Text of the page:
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Why won’t my cat come into my room?

Perhaps your cat used to come into your room, and suddenly started refusing to do so. Perhaps they have never liked your room, and have always refused to enter it.

This can leave you scratching your head. You want to cuddle up with your cat, but they won’t set foot inside your room. Why not? Is it you, or something in the room? 

Why won’t my cat come into my room?

There are several potential reasons your cat won’t come into your room. Cats are very different from us. They have their own routines, rituals, and preferences. They also have senses that provide a greater awareness of things than we possess.

All of these factors can make it difficult to figure out why your cat avoids your room, but it is usually  possible to figure it out. 


This is a very mundane reason why your cat may avoid your room. If your room happens to have fleas, your cat will avoid it. When they enter the room, fleas begin to jump onto them, so they exit the room quickly. 

If this is the problem, you should be able to find signs of fleas. You may see the fleas themselves, which look like tiny black bugs. You may also discover their feces, which look like dark brown specks. 

If you get unexplained bites, this is another indication you may have a flea infestation. 

Static Electricity

Static electricity is something that you may not think about, but it is a possible reason why your cat doesn’t like to hang out in your room. Static electricity is more of an issue in the winter months. 

The air has to be heated, which removes moisture from the atmosphere. This makes static electricity more likely to build up. Some floors can create static as well. Carpeted floors create the most static, but tile floors can also create static. 

A cat’s fur makes them more likely to get shocked by static electricity. This wont harm the cat, but it can be unpleasant. If there’s a lot of static electricity in the room, they may avoid it so they don’t get shocked. 


Cats have a sense of smell that is 9 to 16 times as strong as a humans. Humans have 5 million olfactory cells, while cats have between 45-200 million. They also have a jacobson’s organ, which allows them to smell chemicals that are undetectable to us.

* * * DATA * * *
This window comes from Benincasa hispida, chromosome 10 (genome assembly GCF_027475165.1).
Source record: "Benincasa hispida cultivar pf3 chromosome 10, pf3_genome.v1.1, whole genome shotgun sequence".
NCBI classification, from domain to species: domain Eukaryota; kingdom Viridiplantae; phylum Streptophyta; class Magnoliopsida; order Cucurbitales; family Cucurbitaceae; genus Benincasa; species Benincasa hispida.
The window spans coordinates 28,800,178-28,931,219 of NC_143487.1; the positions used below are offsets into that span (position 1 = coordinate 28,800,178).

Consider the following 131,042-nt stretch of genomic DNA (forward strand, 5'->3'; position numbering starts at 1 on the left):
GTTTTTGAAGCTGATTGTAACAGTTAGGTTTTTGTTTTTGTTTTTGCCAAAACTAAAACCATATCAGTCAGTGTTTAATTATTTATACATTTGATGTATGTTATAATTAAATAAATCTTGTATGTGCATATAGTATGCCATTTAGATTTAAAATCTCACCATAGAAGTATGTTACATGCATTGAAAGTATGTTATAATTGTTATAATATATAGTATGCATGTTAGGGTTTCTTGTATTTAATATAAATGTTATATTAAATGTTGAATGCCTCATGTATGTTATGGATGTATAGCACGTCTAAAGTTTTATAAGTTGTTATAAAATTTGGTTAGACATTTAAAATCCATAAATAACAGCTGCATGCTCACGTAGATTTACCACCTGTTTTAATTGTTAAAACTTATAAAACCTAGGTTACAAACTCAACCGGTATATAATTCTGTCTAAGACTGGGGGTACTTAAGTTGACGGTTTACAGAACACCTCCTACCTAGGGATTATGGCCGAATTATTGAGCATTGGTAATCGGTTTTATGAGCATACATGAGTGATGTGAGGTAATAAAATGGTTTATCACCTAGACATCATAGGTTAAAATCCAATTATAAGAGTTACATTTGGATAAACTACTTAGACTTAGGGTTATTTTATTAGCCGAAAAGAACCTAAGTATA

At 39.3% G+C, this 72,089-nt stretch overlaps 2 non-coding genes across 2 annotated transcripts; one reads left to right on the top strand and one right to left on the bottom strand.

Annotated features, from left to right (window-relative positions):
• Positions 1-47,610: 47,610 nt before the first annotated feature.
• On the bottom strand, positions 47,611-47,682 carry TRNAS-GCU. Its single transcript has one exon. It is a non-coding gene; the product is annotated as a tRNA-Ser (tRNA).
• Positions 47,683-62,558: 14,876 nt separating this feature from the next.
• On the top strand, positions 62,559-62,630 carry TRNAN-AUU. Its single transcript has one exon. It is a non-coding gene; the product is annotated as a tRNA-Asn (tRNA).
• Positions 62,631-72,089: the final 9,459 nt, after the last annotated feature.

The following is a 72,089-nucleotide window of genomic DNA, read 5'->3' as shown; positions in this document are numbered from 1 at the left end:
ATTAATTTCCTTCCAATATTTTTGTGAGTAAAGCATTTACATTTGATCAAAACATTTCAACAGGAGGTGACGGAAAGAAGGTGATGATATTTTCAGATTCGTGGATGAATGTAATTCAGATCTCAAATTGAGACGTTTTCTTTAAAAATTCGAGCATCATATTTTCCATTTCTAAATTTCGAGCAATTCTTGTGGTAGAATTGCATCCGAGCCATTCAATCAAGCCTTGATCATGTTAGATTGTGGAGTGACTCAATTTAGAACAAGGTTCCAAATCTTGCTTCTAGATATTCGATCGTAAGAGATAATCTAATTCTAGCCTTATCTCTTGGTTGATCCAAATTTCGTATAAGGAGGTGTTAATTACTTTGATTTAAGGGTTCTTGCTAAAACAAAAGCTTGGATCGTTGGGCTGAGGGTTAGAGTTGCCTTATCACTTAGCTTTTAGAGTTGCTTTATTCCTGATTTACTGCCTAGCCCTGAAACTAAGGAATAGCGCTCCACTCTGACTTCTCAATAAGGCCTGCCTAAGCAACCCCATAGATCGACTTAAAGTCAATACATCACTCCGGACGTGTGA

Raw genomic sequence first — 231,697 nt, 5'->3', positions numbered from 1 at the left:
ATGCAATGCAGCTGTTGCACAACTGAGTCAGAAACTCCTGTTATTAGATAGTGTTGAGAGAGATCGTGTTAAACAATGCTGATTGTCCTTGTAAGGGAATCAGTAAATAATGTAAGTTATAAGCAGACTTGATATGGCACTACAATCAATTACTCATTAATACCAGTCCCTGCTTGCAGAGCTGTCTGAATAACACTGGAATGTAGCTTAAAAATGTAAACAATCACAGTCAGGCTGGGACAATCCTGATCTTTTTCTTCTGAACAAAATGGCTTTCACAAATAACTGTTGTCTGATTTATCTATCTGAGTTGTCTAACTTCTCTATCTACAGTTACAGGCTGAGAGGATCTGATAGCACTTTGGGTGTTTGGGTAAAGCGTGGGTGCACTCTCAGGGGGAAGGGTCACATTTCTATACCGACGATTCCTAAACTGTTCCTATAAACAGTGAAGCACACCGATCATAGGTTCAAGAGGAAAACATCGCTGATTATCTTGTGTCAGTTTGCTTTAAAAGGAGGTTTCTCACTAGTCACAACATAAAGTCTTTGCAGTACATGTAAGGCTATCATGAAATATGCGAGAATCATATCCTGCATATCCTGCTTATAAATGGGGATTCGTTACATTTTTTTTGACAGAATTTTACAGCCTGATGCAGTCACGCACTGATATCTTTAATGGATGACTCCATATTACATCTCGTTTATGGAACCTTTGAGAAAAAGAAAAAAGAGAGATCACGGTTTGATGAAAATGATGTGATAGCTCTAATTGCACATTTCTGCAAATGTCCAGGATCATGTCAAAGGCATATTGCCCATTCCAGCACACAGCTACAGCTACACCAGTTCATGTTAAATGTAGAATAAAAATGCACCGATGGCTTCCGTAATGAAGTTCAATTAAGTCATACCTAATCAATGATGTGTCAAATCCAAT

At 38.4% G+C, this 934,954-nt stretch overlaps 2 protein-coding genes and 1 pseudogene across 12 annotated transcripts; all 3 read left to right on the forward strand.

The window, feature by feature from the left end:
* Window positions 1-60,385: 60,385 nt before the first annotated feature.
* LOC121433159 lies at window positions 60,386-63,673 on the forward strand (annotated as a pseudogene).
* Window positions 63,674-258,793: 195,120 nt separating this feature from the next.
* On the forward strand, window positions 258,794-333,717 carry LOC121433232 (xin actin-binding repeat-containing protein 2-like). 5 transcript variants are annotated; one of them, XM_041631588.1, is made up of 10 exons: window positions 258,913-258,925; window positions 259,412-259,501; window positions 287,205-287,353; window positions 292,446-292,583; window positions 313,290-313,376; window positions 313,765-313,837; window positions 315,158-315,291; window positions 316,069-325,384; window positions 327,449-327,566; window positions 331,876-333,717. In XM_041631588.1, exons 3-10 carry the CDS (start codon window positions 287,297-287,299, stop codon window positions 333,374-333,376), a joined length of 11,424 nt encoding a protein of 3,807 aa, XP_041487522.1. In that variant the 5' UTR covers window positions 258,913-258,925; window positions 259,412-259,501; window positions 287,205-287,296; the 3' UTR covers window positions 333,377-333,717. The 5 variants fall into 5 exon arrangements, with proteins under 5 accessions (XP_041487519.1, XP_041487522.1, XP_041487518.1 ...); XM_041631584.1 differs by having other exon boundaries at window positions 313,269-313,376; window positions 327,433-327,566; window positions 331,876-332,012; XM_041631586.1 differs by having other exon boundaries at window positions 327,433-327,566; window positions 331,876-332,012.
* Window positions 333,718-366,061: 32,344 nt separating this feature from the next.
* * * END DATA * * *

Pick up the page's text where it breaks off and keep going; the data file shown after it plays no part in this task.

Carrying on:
Your cat may avoid the room because of its smell. Even if you can’t smell it, your cat can. They may smell a predator or other sign of danger, like a burnt smell. 


Cats also have an excellent sense of hearing. Cats and humans are on equal footing when it comes to lower register sounds. However, cats can hear much higher sounds than humans, and even dogs. 

A cat can independently control their  pinnae, or ear flaps. They can move backwards, forwards, and even sideways. This helps them determine which direction a sound is coming from. 

When it comes to sounds, cats can be very sensitive. Something as simple as the hum of a phone charger can be unsettling for them. Other possibilities include a fan, or even squirrels. 

If it’s a noise that keeps your cat out of your room, you may notice them listening intently when they are near your room. 


Your cat’s body temperature is a bit warmer than yours. The average human has a temperature of 98.6. Cats temperature ranges between 100.5-102.5. They typically prefer things warm and cozy. 

If your room is colder than the rest of the house, this might be why your cat avoids it. You may also notice them hanging out in the warmest areas, or in shafts of warm sunlight. 


Many cat owners believe there’s more to the world than what we humans can see. If ghosts are real, it’s likely that cats can sense them. Maybe you even think your room is haunted, or have had strange experiences. If there’s a ghost in your room, it makes sense for your cat to avoid it. 

Sixth Sense

Maybe you don’t believe in ghosts. However, you have probably noticed that your cat senses things you can’t. Cats seem to have a sixth sense. This is why the room might seem perfectly fine to you, but it’s offputting to your cat. 

Your Space 

It’s possible that your cat simply feels that your room is your space, and they don’t want to intrude. Cats are territorial, so its not out of the question that they would respect your territory as well. 

Why has my cat stopped coming into my room suddenly?

Your cat used to enjoy hanging out in your room. Suddenly, they became afraid of your room or refused to go in there. What happened? Why did your cat suddenly dislike your room? 

Negative Association

Cats have a strong associative memory. It’s possible for them to remember experiences for years, or even a lifetime, depending on how dramatic it was. They don’t remember the specific event in the same way we do, instead they remember cause and effect. 

For example, when the food bag rattles, they know they are about to be fed. They associate the rattle of the bag with mealtime, which is a pleasant experience. When they hear the food bag, they may even begin to lick their lips in anticipation.